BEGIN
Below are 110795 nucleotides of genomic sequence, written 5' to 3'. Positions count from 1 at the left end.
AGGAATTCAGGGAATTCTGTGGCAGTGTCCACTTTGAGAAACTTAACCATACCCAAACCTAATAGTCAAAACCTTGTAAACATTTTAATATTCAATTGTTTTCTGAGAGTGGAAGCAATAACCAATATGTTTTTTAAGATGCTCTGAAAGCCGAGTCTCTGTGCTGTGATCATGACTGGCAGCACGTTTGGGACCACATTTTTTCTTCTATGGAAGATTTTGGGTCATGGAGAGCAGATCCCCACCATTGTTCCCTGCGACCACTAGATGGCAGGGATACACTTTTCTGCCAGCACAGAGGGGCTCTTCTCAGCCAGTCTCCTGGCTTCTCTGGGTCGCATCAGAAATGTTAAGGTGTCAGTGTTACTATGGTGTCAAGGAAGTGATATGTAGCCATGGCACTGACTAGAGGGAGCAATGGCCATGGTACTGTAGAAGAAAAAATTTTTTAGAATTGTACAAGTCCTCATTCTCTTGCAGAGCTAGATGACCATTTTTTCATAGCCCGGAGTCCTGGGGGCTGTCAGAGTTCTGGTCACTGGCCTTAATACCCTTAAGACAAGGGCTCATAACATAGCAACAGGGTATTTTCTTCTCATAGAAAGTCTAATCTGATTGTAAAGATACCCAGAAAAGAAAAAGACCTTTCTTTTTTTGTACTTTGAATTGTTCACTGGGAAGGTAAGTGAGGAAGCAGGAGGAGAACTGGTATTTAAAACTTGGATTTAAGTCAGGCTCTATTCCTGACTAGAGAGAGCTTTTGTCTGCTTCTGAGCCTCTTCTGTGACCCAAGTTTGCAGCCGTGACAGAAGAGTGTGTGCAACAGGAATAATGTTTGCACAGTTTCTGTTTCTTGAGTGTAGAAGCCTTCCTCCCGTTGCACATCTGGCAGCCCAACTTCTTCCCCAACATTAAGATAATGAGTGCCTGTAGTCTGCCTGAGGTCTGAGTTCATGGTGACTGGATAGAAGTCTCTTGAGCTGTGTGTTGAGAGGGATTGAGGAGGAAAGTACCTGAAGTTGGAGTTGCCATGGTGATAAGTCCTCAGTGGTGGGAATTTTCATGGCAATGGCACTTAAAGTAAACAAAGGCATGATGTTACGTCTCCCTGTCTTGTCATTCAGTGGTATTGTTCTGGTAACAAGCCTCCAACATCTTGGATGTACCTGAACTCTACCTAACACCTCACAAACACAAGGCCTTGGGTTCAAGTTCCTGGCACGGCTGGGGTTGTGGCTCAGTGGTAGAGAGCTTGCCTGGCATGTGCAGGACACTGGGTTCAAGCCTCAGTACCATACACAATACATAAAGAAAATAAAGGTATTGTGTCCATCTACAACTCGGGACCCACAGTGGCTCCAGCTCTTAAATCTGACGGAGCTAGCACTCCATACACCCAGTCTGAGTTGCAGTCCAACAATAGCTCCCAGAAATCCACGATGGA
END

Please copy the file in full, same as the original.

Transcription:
Below are 110795 nucleotides of genomic sequence, written 5' to 3'. Positions count from 1 at the left end.
AGGAATTCAGGGAATTCTGTGGCAGTGTCCACTTTGAGAAACTTAACCATACCCAAACCTAATAGTCAAAACCTTGTAAACATTTTAATATTCAATTGTTTTCTGAGAGTGGAAGCAATAACCAATATGTTTTTTAAGATGCTCTGAAAGCCGAGTCTCTGTGCTGTGATCATGACTGGCAGCACGTTTGGGACCACATTTTTTCTTCTATGGAAGATTTTGGGTCATGGAGAGCAGATCCCCACCATTGTTCCCTGCGACCACTAGATGGCAGGGATACACTTTTCTGCCAGCACAGAGGGGCTCTTCTCAGCCAGTCTCCTGGCTTCTCTGGGTCGCATCAGAAATGTTAAGGTGTCAGTGTTACTATGGTGTCAAGGAAGTGATATGTAGCCATGGCACTGACTAGAGGGAGCAATGGCCATGGTACTGTAGAAGAAAAAATTTTTTAGAATTGTACAAGTCCTCATTCTCTTGCAGAGCTAGATGACCATTTTTTCATAGCCCGGAGTCCTGGGGGCTGTCAGAGTTCTGGTCACTGGCCTTAATACCCTTAAGACAAGGGCTCATAACATAGCAACAGGGTATTTTCTTCTCATAGAAAGTCTAATCTGATTGTAAAGATACCCAGAAAAGAAAAAGACCTTTCTTTTTTTGTACTTTGAATTGTTCACTGGGAAGGTAAGTGAGGAAGCAGGAGGAGAACTGGTATTTAAAACTTGGATTTAAGTCAGGCTCTATTCCTGACTAGAGAGAGCTTTTGTCTGCTTCTGAGCCTCTTCTGTGACCCAAGTTTGCAGCCGTGACAGAAGAGTGTGTGCAACAGGAATAATGTTTGCACAGTTTCTGTTTCTTGAGTGTAGAAGCCTTCCTCCCGTTGCACATCTGGCAGCCCAACTTCTTCCCCAACATTAAGATAATGAGTGCCTGTAGTCTGCCTGAGGTCTGAGTTCATGGTGACTGGATAGAAGTCTCTTGAGCTGTGTGTTGAGAGGGATTGAGGAGGAAAGTACCTGAAGTTGGAGTTGCCATGGTGATAAGTCCTCAGTGGTGGGAATTTTCATGGCAATGGCACTTAAAGTAAACAAAGGCATGATGTTACGTCTCCCTGTCTTGTCATTCAGTGGTATTGTTCTGGTAACAAGCCTCCAACATCTTGGATGTACCTGAACTCTACCTAACACCTCACAAACACAAGGCCTTGGGTTCAAGTTCCTGGCACGGCTGGGGTTGTGGCTCAGTGGTAGAGAGCTTGCCTGGCATGTGCAGGACACTGGGTTCAAGCCTCAGTACCATACACAATACATAAAGAAAATAAAGGTATTGTGTCCATCTACAACTCGGGACCCACAGTGGCTCCAGCTCTTAAATCTGACGGAGCTAGCACTCCATACACCCAGTCTGAGTTGCAGTCCAACAATAGCTCCCAGAAATCCACGATGGA